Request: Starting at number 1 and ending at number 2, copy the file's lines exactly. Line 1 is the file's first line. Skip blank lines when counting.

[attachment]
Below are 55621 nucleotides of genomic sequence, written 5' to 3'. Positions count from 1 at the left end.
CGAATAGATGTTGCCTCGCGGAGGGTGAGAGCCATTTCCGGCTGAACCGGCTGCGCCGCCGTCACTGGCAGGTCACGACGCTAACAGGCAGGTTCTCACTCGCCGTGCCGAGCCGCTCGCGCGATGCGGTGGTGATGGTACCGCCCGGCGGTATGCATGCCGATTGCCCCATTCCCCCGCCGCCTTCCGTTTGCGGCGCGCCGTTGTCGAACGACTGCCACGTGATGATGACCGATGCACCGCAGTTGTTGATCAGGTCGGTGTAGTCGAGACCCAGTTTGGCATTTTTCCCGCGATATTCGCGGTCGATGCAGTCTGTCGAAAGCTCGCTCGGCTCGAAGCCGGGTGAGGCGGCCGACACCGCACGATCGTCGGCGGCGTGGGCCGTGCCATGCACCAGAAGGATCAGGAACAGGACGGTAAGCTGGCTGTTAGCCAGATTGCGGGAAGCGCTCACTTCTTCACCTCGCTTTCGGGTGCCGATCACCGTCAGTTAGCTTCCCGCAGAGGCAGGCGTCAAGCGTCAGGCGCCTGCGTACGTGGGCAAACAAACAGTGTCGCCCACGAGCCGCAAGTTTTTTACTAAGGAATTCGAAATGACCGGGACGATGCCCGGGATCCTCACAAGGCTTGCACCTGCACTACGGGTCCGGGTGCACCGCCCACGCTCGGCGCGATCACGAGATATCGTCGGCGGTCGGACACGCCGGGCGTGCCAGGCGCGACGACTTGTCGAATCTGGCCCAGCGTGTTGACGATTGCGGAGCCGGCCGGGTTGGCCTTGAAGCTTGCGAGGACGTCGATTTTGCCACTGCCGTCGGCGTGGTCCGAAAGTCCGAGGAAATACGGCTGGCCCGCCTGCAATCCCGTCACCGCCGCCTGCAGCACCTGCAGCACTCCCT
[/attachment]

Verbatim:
Below are 55621 nucleotides of genomic sequence, written 5' to 3'. Positions count from 1 at the left end.
CGAATAGATGTTGCCTCGCGGAGGGTGAGAGCCATTTCCGGCTGAACCGGCTGCGCCGCCGTCACTGGCAGGTCACGACGCTAACAGGCAGGTTCTCACTCGCCGTGCCGAGCCGCTCGCGCGATGCGGTGGTGATGGTACCGCCCGGCGGTATGCATGCCGATTGCCCCATTCCCCCGCCGCCTTCCGTTTGCGGCGCGCCGTTGTCGAACGACTGCCACGTGATGATGACCGATGCACCGCAGTTGTTGATCAGGTCGGTGTAGTCGAGACCCAGTTTGGCATTTTTCCCGCGATATTCGCGGTCGATGCAGTCTGTCGAAAGCTCGCTCGGCTCGAAGCCGGGTGAGGCGGCCGACACCGCACGATCGTCGGCGGCGTGGGCCGTGCCATGCACCAGAAGGATCAGGAACAGGACGGTAAGCTGGCTGTTAGCCAGATTGCGGGAAGCGCTCACTTCTTCACCTCGCTTTCGGGTGCCGATCACCGTCAGTTAGCTTCCCGCAGAGGCAGGCGTCAAGCGTCAGGCGCCTGCGTACGTGGGCAAACAAACAGTGTCGCCCACGAGCCGCAAGTTTTTTACTAAGGAATTCGAAATGACCGGGACGATGCCCGGGATCCTCACAAGGCTTGCACCTGCACTACGGGTCCGGGTGCACCGCCCACGCTCGGCGCGATCACGAGATATCGTCGGCGGTCGGACACGCCGGGCGTGCCAGGCGCGACGACTTGTCGAATCTGGCCCAGCGTGTTGACGATTGCGGAGCCGGCCGGGTTGGCCTTGAAGCTTGCGAGGACGTCGATTTTGCCACTGCCGTCGGCGTGGTCCGAAAGTCCGAGGAAATACGGCTGGCCCGCCTGCAATCCCGTCACCGCCGCCTGCAGCACCTGCAGCACTCCCT